Super Volcano Fears Reflect Current Mood

The earthquake, which was the eighth largest ever recorded in Montana and largest in 34 years, comes just weeks after a flurry of smaller earthquakes hit the region. The swarm of activity began June 12, and by the end of the month nearly 900 earthquakes had been recorded near the Yellowstone supervolcano, along the western edge of the park.

Though the heightened seismic activity has stoked fears of a possible supervolcano eruption, Jacob Lowenstern of the USGS told Newsweek that it is not without precedent.

“The swarm in 2010 on the Madison Plateau lasted at least three weeks. In 1985, there was one that lasted several months,” he said. “Yellowstone has had dozens of these sorts of earthquake swarms in the last 150 years it's been visited. The last volcanic eruption within the caldera was 70,000 years ago. For magma to reach the surface, a new vent needs to be created, which requires a lot of intense geological activity.”
One reason why the supervolanco story keeps popping up is trust in scientists and science is falling. At peak social mood, people believe science and scientsits have all the answers. As peak mood fades, people take a reasonable view of science. During periods of negative mood, trust in science is replaced with superstition.

Scientists haven't done themselves any favors with their global warming data manipulation and in the case of seismology, giving spectacularly ill-time advice.

Science: Seven-year legal saga ends as Italian official is cleared of manslaughter in earthquake trial
Investigations of Bertolaso’s role in the prequake reassurances began following the release of a police phone tap in January 2012, while the scientists’ trial was taking place. In the phone call, made to a local Civil Protection official the day before the experts met, Bertolaso said he was sending the scientists to L’Aquila to carry out “a media operation” in order to “shut up any imbecile,” most likely a reference to Gioacchino Giuliani, a technician at the nearby Gran Sasso physics laboratory who had reportedly raised a series of alarms about impending strong quakes in the weeks beforehand.

Bertolaso’s trial only got the go-ahead in October of last year, after the prosecutor in the original trial twice requested that the case against him be dropped. Following opposition to those requests by three relatives of the deceased and their lawyers, hearings got underway in March and concluded on Friday, only 6 days before the trial would have been timed out. (Italy’s “period of limitation” dictates that a verdict much be reached within 7.5 years of the event, in this case the earthquake.)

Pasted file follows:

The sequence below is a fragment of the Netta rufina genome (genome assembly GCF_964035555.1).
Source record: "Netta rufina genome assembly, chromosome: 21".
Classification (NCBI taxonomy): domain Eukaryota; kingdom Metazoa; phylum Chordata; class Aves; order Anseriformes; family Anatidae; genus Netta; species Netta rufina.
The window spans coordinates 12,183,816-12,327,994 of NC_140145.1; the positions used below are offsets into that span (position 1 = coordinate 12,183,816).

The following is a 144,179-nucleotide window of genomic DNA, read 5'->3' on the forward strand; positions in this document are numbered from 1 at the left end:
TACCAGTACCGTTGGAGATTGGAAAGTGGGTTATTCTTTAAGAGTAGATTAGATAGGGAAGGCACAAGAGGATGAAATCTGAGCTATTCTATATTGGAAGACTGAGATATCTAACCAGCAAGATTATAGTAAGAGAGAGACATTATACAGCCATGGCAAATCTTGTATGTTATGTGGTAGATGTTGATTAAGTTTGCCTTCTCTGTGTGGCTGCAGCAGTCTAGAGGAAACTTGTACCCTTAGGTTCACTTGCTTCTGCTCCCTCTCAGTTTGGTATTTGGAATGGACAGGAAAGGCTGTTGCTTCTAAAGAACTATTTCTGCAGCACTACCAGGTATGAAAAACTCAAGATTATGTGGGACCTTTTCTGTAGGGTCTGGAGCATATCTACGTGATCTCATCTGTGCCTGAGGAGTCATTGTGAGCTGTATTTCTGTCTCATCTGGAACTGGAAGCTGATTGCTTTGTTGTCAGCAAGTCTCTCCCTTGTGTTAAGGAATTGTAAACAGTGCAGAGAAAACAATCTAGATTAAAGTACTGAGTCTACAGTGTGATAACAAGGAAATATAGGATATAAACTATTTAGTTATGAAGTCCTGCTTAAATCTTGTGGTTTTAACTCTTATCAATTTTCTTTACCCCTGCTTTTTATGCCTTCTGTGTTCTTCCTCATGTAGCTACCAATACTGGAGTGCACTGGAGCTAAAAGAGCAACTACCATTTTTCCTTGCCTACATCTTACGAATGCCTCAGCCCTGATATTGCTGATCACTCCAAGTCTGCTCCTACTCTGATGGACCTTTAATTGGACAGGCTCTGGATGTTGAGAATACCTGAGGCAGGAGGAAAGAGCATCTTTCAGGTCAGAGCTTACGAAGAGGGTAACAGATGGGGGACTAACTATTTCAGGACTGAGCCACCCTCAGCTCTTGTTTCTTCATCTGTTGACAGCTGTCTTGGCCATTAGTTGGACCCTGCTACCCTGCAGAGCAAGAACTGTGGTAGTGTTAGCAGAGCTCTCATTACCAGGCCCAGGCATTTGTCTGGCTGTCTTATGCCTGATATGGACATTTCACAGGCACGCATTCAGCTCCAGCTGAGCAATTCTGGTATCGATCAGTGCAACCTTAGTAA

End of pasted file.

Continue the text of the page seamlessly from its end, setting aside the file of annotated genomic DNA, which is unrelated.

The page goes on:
During Bertolaso’s trial, there was much discussion of the idea that lots of smaller tremors are a good thing because they discharge energy and therefore reduce the chances of a major quake taking place. Considered by many seismologists to be false, it was this idea that witnesses in the original trial said victims found particularly reassuring and that persuaded them to stay indoors. De Bernardinis relayed the notion to the public in a now infamous interview he gave just ahead of the scientists’ meeting on 31 March 2009—which is why he was convicted for manslaughter.
As for climate change: Study Finds Temperature Adjustments Account For ‘Nearly All Of The Warming’ In Climate Data
The peer-reviewed study tried to validate current surface temperature datasets managed by NASA, NOAA and the UK’s Met Office, all of which make adjustments to raw thermometer readings. Skeptics of man-made global warming have criticized the adjustments.

Climate scientists often apply adjustments to surface temperature thermometers to account for “biases” in the data. The new study doesn’t question the adjustments themselves but notes nearly all of them increase the warming trend.

Basically, “cyclical pattern in the earlier reported data has very nearly been ‘adjusted’ out” of temperature readings taken from weather stations, buoys, ships and other sources.

...“Nearly all of the warming they are now showing are in the adjustments,” Meteorologist Joe D’Aleo, a study co-author, told The Daily Caller News Foundation in an interview. “Each dataset pushed down the 1940s warming and pushed up the current warming.”


  1. Well someone better go tell Artic and Antarctic glaciers about the fudged data, they've been melting away on the assumption that rising global temperature readings were correct.

  2. The glaciers that don't read fake news are growing.